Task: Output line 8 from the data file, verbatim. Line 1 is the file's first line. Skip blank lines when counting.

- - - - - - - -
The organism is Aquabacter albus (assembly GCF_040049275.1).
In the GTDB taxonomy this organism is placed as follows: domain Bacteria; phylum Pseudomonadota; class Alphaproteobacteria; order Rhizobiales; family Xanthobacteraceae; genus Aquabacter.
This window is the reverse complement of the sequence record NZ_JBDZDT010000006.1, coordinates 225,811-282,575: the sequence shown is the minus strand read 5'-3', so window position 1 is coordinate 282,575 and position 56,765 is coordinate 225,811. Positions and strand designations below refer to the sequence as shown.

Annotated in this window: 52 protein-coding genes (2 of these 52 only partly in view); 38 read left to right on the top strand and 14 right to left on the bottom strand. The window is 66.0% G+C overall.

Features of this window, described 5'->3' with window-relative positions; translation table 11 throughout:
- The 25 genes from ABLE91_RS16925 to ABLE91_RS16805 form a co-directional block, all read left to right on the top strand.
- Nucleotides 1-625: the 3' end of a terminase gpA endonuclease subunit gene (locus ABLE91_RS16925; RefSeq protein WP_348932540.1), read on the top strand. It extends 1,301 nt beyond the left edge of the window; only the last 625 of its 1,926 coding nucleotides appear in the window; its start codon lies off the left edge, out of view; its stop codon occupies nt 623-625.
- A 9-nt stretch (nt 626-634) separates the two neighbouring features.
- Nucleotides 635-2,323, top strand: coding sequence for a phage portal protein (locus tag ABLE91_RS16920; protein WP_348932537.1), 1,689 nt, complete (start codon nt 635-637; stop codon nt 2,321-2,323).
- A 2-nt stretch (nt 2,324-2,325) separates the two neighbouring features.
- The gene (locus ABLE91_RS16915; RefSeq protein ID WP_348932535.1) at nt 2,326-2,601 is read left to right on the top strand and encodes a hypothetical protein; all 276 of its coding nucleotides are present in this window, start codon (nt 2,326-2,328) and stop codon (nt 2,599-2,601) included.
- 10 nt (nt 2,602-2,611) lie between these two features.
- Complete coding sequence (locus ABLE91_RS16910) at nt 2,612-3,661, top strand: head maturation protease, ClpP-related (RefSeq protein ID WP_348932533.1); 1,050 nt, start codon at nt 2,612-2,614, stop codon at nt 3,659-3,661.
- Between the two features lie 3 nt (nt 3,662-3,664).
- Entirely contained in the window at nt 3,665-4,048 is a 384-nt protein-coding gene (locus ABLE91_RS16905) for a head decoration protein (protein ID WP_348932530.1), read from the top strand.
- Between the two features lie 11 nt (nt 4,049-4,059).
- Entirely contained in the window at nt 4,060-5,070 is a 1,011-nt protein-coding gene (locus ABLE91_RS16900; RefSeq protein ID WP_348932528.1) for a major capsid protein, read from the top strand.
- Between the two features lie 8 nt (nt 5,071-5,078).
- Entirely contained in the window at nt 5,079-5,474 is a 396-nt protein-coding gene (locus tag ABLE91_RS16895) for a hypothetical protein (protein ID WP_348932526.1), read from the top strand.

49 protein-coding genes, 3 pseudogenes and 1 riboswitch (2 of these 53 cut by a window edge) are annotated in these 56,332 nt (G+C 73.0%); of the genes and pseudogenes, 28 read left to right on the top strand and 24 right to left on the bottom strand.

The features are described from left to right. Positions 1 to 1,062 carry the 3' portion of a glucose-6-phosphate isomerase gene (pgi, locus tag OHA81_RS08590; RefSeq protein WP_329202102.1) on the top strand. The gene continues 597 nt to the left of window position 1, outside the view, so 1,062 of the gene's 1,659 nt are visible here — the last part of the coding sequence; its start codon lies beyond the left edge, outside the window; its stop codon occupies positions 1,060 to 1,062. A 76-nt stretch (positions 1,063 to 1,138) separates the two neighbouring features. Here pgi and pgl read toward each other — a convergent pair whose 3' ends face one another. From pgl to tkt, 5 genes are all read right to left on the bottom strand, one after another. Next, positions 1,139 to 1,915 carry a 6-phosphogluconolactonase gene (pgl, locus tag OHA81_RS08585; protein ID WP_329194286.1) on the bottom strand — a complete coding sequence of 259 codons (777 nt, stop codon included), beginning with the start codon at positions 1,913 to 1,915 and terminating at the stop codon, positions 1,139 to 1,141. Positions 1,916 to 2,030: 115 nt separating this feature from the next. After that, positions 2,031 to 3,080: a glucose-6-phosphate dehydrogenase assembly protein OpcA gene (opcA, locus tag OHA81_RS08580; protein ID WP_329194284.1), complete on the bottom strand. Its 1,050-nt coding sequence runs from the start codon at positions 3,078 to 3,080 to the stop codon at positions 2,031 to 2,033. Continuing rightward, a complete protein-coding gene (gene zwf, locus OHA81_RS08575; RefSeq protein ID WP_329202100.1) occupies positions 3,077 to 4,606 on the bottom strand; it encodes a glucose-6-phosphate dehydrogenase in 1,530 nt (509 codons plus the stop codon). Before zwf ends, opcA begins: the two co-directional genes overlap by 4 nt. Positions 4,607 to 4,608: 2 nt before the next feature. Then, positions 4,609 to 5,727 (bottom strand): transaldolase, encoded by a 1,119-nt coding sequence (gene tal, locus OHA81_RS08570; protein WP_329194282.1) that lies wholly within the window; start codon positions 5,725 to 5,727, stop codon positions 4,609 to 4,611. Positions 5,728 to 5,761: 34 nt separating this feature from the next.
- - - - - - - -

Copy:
- A 9-nt stretch (nt 626-634) separates the two neighbouring features.